Traveling with Disabilities and Medical Conditions

Successful travel depends on knowing one's abilities and needs for modification, the disability rights laws that apply to the settings to be visited, and who to contact if any problems arise during travel.

People with disabilities are more likely to have a stressful time traveling and planning travel, whether they are traveling for business or pleasure. Part of the stress is caused by uncertainty. Will they be able to take their medications with them? What about their service animal? What if they need an accessible hotel room? Will tour guides make reasonable modifications they need? Are there any services or activities in which they will be unable to participate?

The planning needed to address one or more of these questions also causes stress.  People with disabilities, especially those with significant disabilities, usually need to do much more planning for travel than other folks. Because no two people with disabilities are exactly alike, the precise concerns vary from person to person and depend on the type of disability, the severity of disability, the person’s familiarity with potential barriers and how to navigate them, and whether the person needs reasonable modifications and/or auxiliary aids or services.

Theoretically, traveling within the United States is supposed to be routine and uneventful for people with disabilities due to the Americans with Disabilities Act (ADA), Section 504 of the Rehabilitation Act (Section 504), the Air Carriers Access Act (ACAA), the Fair Housing Act (FHA), and similar state and local laws. Unfortunately, practice often differs from theory because in some instances businesses do not understand or have chosen not to follow disability rights laws. In other situations, businesses have made a commitment to follow these laws, but have not adequately trained their staff. To further complicate matters, different laws mean that there are different rules for different settings. For example, although an airplane may be required to allow a person with a psychiatric disability to bring his emotional support cat along with him in the cabin, a hotel that does not allow pets is generally not required to let that same individual keep his cat with him in his room.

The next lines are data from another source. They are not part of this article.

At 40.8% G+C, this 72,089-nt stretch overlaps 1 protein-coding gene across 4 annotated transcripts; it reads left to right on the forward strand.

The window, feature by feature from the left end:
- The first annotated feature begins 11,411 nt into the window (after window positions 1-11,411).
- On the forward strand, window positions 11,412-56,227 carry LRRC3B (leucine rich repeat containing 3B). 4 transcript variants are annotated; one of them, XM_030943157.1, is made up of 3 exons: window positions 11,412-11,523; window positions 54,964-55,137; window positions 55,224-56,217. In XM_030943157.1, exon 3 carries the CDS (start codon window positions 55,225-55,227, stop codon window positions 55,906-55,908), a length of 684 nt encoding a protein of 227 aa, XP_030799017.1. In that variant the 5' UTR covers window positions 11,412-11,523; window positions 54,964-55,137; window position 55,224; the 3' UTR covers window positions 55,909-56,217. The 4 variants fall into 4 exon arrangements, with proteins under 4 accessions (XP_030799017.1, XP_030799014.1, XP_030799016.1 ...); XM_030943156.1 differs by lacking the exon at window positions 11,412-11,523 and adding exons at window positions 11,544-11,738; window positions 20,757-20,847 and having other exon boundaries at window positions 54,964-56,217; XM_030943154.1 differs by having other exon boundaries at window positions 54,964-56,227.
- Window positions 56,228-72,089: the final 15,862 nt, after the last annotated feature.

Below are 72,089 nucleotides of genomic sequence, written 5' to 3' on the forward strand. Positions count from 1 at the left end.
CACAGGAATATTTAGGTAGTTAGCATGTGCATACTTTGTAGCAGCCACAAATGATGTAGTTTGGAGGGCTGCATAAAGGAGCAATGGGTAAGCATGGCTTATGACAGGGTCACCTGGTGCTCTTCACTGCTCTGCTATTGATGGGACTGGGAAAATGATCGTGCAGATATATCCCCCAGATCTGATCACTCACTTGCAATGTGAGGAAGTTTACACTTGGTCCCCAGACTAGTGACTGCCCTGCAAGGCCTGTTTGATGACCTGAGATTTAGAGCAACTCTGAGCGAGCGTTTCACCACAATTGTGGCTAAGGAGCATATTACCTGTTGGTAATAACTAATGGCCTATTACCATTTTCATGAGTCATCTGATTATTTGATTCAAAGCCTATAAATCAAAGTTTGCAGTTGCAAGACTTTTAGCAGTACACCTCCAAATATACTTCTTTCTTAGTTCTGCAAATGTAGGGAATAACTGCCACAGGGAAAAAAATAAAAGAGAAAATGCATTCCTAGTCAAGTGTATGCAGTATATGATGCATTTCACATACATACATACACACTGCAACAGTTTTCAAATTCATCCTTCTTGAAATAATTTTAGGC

A basic rule of thumb for travel within the United States is that travel providers, hotels, restaurants, recreational providers, and other businesses cannot discriminate against a person with a disability solely due to his or her disability. So, for example, a hotel cannot refuse to serve people in wheelchairs. Similarly, a recreation provider cannot refuse to allow people who are blind to participate in a recreational activity based on assumptions that doing so will be dangerous to those individuals. At the same time, if a recreational provider is able to show that allowing participation by people who are blind will constitute a fundamental alteration in the activity or be an undue burden, then the provider does not have to allow such participation. For example, recreational providers may not have to allow people who are blind to participate in activities that require each participant to drive a vehicle, unless they can identify reasonable modifications that will allow participation.

Persons with disabilities who want access or auxiliary aids may have to give advance notice of their needs. For example, even though a live performance venue will generally have to provide a sign language interpreter for attendees who are deaf, an individual who is deaf is required to ask for an interpreter ahead of time. The amount of notice required may vary from venue to venue.

There are travel organizations that assist people with disabilities with all aspects of disabled travel, from planning to returning home. Here are a few:

Access Tours, accessible tours of the American West for people with mobility disabilities  http://www.accesstours.org/

Flying Wheels Travel, travel agency for people with physical disabilities and chronic illnesses  http://flyingwheelstravel.com/

Accessible Journeys, travel planner and tour operator for wheelchair users and their companions  http://www.accessiblejourneys.com/

Mind’s Eye Travel, tours for people who are blind or have vision disabilities  http://www.mindseyetravel.com/

Trips Inc. Special Adventures, vacation packages for adults with intellectual and developmental disabilities  http://www.tripsinc.com/

Passages Deaf Travel, agency specializing in deaf group travel  http://www.passagesdeaftravel.com/

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